Trump's ex-lawyer Michael Cohen exits prison early over coronavirus fears
Michael Cohen, U.S. President Donald Trump's former personal attorney, returned to his New York home on Thursday after being released early from a federal prison due to concerns he could be exposed to the novel coronavirus there.
President Trump's former personal attorney Michael Cohen returned to his New York apartment on Thursday wearing a mask to finish out his prison sentence at home after being released early due to concerns he could have been exposed to the novel coronavirus at a federal prison.
Cohen had completed a bit more than a year of a three-year sentence for his role in paying hush money to two women - pornographic film star Stormy Daniels and former Playboy model Karen McDougal - who said they had sexual relationships with Trump, as well as financial crimes and lying to Congress.
Trump and his aides have denied that the Republican president had relationships with either woman.
Cohen's lawyer in March said the federal Bureau of Prisons has been (quote) "demonstrably incapable of safeguarding and treating BOP inmates who are obliged to live in close quarters and are at an enhanced risk of catching coronavirus." Last month U.S. Attorney General William Barr said the bureau was facing emergency conditions due to the fast-spreading pathogen, paving the way for the release of certain inmates into home confinement.
Last week Trump's former campaign chairman Paul Manafort also was released from a federal prison in Pennsylvania- over coronavirus concerns-- to finish his sentence at home.
An aide to Iran's outgoing president says Washington has agreed to reverse over a thousand Trump-era sanctions. Meanwhile, U.S. authorities have seized several websites linked to Iran, including an English-language news channel. Matthew Larotonda reports.
Four Saudis who participated in the 2018 killing of the Washington Post journalist Jamal Khashoggi received paramilitary training in the United States the previous year under a contract approved by the State Department, the New York Times reported on Tuesday. Bryan Wood reports.
Republicans in the narrowly divided U.S. Senate on Tuesday blocked an election reform bill that Democrats said is critical to democracy, arguing that it infringed on states' rights. Gloria Tso reports.
Former presidential candidate Andrew Yang conceded the New York City mayoral race on Tuesday after early results showed him in a distant fourth place among more than a dozen Democrats seeking their party's nomination. Gloria Tso reports.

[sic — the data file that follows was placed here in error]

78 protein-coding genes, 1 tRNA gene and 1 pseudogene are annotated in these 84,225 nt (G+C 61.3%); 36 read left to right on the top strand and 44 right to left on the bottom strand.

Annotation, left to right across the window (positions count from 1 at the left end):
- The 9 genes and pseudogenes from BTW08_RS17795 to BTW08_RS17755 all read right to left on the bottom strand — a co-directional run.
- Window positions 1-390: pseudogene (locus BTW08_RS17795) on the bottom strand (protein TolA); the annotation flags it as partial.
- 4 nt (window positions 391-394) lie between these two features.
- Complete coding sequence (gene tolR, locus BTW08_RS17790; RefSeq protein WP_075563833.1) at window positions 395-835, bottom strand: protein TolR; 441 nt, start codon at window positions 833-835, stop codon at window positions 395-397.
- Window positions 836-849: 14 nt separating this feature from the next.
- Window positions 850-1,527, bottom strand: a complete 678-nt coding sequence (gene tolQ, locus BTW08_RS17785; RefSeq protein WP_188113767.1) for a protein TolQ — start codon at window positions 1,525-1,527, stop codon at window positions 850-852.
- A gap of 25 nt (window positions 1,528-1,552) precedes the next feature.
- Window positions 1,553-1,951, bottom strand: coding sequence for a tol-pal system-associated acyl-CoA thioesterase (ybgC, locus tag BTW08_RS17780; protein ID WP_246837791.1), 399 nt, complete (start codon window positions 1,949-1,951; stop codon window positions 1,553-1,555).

Democratic NYC mayoral candidate Andrew Yang conceded in a speech as the results from early and primary day in-person voting came in showing he placed a distant fourth behind candidates Eric Adams, Kathryn Garcia and Maya Wiley. CNN projects the New York City Democratic mayoral primary winner will be determined using ranked-choice voting tabulation.
CNN legal and national security analyst Carrie Cordero says under normal justice department process then-Attorney General Bill Barr would have been briefed about the effort to secretly obtain information about lawmakers, but the chaos inside the Trump Justice Department makes it plausible the Attorney General may not have known it was happening.
CNN’s Elie Honig reacts after a federal judge rejected the Justice Department’s attempts to keep secret a departmental opinion to not charge former President Donald Trump with obstruction at the end of the Mueller investigation, calling the administration’s lawyers “disingenuous.”
Democratic Rep. Josh Gottheimer of New Jersey and Republican Rep. Brian Fitzpatrick of Pennsylvania tell CNN’s Dana Bash they’re determined to show the American people that their parties can still work together despite the current political climate.
U.S. Senate Democrats scrambled to unite around a sweeping election reform bill they hope to begin debating next week, in the face of Republican opposition and moves by several states to pass laws placing new restrictions on voting. This report produced by Chris Dignam.
CNN’s Anderson Cooper says Senate Minority Leader Mitch McConnell’s (R-KY) claim that “nothing is broken” with the US election system doesn’t hold up to scrutiny because many Republicans are still claiming voter fraud in the 2020 election and GOP-controlled legislatures are crafting legislation to enact new, more restrictive voting laws.
Senate Majority Leader Chuck Schumer spoke on the Senate floor moments after Republicans voted in unison to not open debate on the Democrats’ signature voting rights and election bill, saying saying GOP opposition was “indefensible.”